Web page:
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Africa’s regulatory framework has made VOIP a grubby, under-the-counter business carried on by places as diverse as cyber-cafes and barber shops. VOIP with its ability to deliver a range of services including voice, data and multimedia has to be a significant part of the future and can deliver savings for those using it. Nigeria’s NCC has licensed VOIP carriers provided they connect to the incumbent’s backbone. Russell Southwood looks at how the business model and the technology works.

With a growing domestic market of over 130 million people (the biggest in Africa), Nigeria has one of the least developed telecoms networks on the continent. Nitel’s current fixed line network does not adequately address the needs of either the expanding business market or demand in the retail sector. Out of its 700,000 installed lines, only 492,000 are operational. And the vast majority of these are concentrated in a few major cities.

In May 2002, Nigeria’s regulator, the NCC granted 13 licences for fixed wireless access services and shortly thereafter granted Globacom a licence as the SNO. The increased competition has forced NITEL (now managed by Pentascope) to start upgrading its network. It is currently implementing a fibre optic backbone and has announced ambitious plans to reach 3 million lines this year, rising to 8 million lines by 2008. Despite these moves, there remains considerable demand: NCC boss Ernest Ndukwe has described Nigeria as "the last untapped market".

Launched in August 2000, Adesemi Nigeria has invested USD7-8 million (raised locally through bank loans) to set up a VOIP-based telephone and internet services company. It chose to focus its first phase of coverage in eastern Nigeria, opening POPs in Aba, Owerri, Port Harcourt and Calabar. It now has six cities and will roll out in two more (Abuja and Onitsha) in the next 2-3 months. It wants to control 60% of the southern Nigerian market for telecoms and internet services. Its long-term plan is to have a presence in all 37 state capital cities within 5-10 years and it would like to create its own fibre and wireless backbone.

These expansion plans have been slowed up by the speed with which NITEL will interconnect them. As Adasemi Nigeria’s’s COO Ndukwe Kalu told us:" We’ve had approvals now on some locations and destinations for some time but it’s taken us a year to get practical interconnection."

It sells its services through resellers and has five product streams. The two key product services are Komclick (its cyber-café franchise) and Komtone (its VOIP calling product). With Komtone it offers calling cards, VOIP payphones and VOIP gateways. It has just finished testing its first 150 payphones and has plans to roll out 20,000 across its targeted territories. It has added solar power packs to some that will allow it to operate in remote locations. It currently has 19 cyber-café franchisees.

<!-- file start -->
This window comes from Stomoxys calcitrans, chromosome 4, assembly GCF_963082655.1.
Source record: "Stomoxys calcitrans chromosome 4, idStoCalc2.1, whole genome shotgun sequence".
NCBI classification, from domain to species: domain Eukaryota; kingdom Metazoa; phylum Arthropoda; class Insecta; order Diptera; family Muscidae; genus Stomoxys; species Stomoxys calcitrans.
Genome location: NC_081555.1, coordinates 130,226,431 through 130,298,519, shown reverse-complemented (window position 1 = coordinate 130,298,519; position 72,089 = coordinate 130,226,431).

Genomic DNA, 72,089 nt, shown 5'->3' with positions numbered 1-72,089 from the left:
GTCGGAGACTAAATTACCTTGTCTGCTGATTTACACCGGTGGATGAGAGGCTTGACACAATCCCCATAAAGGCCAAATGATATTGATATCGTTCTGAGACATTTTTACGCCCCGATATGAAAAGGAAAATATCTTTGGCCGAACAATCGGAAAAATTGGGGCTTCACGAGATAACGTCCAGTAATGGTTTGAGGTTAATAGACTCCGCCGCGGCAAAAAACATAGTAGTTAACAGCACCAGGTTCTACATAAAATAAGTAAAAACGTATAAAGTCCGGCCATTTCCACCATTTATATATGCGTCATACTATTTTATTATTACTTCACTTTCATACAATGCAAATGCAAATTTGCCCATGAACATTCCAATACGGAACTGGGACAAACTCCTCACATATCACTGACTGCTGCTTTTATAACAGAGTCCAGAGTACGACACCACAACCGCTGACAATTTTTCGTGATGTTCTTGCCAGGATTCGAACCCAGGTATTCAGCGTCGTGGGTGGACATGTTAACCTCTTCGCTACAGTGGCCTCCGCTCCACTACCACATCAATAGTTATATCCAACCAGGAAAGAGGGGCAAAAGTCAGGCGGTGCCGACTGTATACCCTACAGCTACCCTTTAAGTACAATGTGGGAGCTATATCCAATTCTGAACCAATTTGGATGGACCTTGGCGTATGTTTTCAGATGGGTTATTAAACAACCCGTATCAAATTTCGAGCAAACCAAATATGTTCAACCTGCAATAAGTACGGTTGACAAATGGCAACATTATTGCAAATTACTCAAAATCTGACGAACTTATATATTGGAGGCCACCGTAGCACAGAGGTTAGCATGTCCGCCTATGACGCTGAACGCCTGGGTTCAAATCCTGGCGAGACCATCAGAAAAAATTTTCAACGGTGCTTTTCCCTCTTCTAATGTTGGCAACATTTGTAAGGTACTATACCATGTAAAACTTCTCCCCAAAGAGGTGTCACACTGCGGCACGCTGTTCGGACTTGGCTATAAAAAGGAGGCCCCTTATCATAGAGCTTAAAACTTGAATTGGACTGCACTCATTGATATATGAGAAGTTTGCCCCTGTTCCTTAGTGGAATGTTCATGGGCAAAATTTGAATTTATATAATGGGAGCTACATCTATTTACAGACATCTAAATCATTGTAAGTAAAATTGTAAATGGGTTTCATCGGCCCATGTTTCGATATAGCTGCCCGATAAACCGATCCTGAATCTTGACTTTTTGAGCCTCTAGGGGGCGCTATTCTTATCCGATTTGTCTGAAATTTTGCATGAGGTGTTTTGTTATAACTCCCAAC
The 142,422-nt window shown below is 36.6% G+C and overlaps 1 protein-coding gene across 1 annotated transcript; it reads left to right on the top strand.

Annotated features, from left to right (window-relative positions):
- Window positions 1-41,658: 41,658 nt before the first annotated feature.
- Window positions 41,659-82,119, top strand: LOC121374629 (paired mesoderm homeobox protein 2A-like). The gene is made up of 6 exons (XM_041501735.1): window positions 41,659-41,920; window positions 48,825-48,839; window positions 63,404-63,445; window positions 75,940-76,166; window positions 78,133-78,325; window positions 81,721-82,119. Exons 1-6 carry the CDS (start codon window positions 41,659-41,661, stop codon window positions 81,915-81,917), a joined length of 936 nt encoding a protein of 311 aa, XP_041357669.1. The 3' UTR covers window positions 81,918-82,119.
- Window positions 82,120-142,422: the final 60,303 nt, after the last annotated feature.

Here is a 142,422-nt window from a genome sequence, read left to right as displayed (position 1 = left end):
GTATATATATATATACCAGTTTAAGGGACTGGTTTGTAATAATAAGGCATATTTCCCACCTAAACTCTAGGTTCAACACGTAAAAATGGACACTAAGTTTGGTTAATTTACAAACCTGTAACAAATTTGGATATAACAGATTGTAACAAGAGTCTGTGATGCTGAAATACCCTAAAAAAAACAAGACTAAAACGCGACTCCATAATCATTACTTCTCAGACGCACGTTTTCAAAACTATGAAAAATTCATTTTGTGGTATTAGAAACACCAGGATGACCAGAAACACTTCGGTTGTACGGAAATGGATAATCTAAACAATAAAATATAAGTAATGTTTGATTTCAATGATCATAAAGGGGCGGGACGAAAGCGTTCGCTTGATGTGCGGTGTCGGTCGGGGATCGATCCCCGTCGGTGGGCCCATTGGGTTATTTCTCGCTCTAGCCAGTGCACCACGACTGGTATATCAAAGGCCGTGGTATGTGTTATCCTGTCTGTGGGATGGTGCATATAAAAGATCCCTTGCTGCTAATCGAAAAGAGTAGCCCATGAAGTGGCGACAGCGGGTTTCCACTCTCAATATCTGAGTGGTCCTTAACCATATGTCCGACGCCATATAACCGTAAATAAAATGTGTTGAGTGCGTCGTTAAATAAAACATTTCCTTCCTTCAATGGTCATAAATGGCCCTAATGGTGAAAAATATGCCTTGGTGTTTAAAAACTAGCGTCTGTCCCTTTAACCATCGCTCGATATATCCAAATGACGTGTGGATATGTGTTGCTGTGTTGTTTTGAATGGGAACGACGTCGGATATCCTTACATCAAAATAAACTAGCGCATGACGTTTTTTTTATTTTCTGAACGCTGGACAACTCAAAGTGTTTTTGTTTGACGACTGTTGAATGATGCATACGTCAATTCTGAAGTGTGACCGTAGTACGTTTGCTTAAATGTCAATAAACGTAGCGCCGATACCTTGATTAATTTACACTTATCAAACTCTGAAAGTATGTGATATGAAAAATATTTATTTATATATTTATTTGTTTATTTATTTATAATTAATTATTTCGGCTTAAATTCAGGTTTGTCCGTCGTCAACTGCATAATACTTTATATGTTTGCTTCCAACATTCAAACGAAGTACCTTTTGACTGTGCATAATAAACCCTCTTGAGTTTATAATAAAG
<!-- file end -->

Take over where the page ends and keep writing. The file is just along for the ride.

It has interconnect agreements with all the major network operators: Nitel, MTN and Econet. Ndukwe Kalu says:"On most of the long distance trunk routes for telephone calls we’re the same as NITEL and on some routes we’re lower, between 15-20% lower."

It chose its technology option to meet market demand. As Ndukwe Kalu puts it:"To support its business model, Adesemi sought a solution that would enable it to reach the large masses of the population, mainly in urban areas, that do not have basic telephone service. Adesemi, like most competitive carriers in emerging economies, requires a low budget solution enabling the provision of basic telephony services in the shortest possible timeframe. We have unlimited scaleability, allowing us to start small with low entry costs and grow over time".

It chose a solution based on the VOIP protocol, integrated with a wireless local loop and VSAT infrastructure. Technology partners include: OSR as project managers; DIN as integrators; CISCO; Wiman for advanced network solutions; VocalTec which provides the software and switches for both prepaid platform and dialup internet access while SMC handles ournetworking solutions.

VocalTec’s VOIP platform allows Adesemi to offer pre-paid calling cards and has a central billing function to ensure revenue collection. The initial network roll-out took only 6-8 weeks. It is a circuit-based TDM infrastructure that requires point-to-point connection between each last mile exchange, while each point requires its own power source for back-up. Using VOIP over the wireless backbone, the most time-consuming thing is the antennae set-up. Both data and voice can be transmitted via the wireless IP backbone immediately. VocalTec CPE gateways can support either 4 or 8 analog lines. The VSAT network supports interconnection between POPs (and the NOC in Aba) and enables Adesemi to connect directly to international networks.